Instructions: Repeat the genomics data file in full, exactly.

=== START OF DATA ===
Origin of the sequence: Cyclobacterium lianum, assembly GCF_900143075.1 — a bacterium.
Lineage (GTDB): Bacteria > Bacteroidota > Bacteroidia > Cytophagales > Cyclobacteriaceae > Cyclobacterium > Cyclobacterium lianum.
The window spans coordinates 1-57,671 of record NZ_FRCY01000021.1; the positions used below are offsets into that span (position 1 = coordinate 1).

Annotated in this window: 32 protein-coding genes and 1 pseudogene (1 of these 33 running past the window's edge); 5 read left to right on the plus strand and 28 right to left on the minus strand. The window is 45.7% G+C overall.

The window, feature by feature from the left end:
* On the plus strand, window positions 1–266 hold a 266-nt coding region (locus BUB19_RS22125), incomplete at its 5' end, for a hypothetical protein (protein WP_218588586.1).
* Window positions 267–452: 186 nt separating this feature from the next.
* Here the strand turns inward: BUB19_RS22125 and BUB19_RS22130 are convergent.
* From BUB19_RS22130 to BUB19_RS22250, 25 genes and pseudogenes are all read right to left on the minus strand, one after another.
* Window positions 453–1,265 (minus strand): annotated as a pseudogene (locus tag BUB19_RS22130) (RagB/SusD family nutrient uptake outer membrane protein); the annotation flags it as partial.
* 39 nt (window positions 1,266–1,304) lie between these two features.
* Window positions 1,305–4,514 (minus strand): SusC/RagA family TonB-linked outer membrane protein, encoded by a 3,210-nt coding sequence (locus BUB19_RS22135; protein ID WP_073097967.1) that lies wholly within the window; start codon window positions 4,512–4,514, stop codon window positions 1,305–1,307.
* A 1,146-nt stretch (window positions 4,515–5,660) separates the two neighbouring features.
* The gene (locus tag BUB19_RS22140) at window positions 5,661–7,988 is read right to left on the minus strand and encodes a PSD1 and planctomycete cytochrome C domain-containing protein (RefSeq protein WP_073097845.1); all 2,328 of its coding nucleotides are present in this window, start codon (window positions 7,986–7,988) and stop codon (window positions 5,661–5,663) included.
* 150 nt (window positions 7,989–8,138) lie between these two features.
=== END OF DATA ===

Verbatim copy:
Origin of the sequence: Cyclobacterium lianum, assembly GCF_900143075.1 — a bacterium.
Lineage (GTDB): Bacteria > Bacteroidota > Bacteroidia > Cytophagales > Cyclobacteriaceae > Cyclobacterium > Cyclobacterium lianum.
The window spans coordinates 1-57,671 of record NZ_FRCY01000021.1; the positions used below are offsets into that span (position 1 = coordinate 1).

Annotated in this window: 32 protein-coding genes and 1 pseudogene (1 of these 33 running past the window's edge); 5 read left to right on the plus strand and 28 right to left on the minus strand. The window is 45.7% G+C overall.

The window, feature by feature from the left end:
* On the plus strand, window positions 1–266 hold a 266-nt coding region (locus BUB19_RS22125), incomplete at its 5' end, for a hypothetical protein (protein WP_218588586.1).
* Window positions 267–452: 186 nt separating this feature from the next.
* Here the strand turns inward: BUB19_RS22125 and BUB19_RS22130 are convergent.
* From BUB19_RS22130 to BUB19_RS22250, 25 genes and pseudogenes are all read right to left on the minus strand, one after another.
* Window positions 453–1,265 (minus strand): annotated as a pseudogene (locus tag BUB19_RS22130) (RagB/SusD family nutrient uptake outer membrane protein); the annotation flags it as partial.
* 39 nt (window positions 1,266–1,304) lie between these two features.
* Window positions 1,305–4,514 (minus strand): SusC/RagA family TonB-linked outer membrane protein, encoded by a 3,210-nt coding sequence (locus BUB19_RS22135; protein ID WP_073097967.1) that lies wholly within the window; start codon window positions 4,512–4,514, stop codon window positions 1,305–1,307.
* A 1,146-nt stretch (window positions 4,515–5,660) separates the two neighbouring features.
* The gene (locus tag BUB19_RS22140) at window positions 5,661–7,988 is read right to left on the minus strand and encodes a PSD1 and planctomycete cytochrome C domain-containing protein (RefSeq protein WP_073097845.1); all 2,328 of its coding nucleotides are present in this window, start codon (window positions 7,986–7,988) and stop codon (window positions 5,661–5,663) included.
* 150 nt (window positions 7,989–8,138) lie between these two features.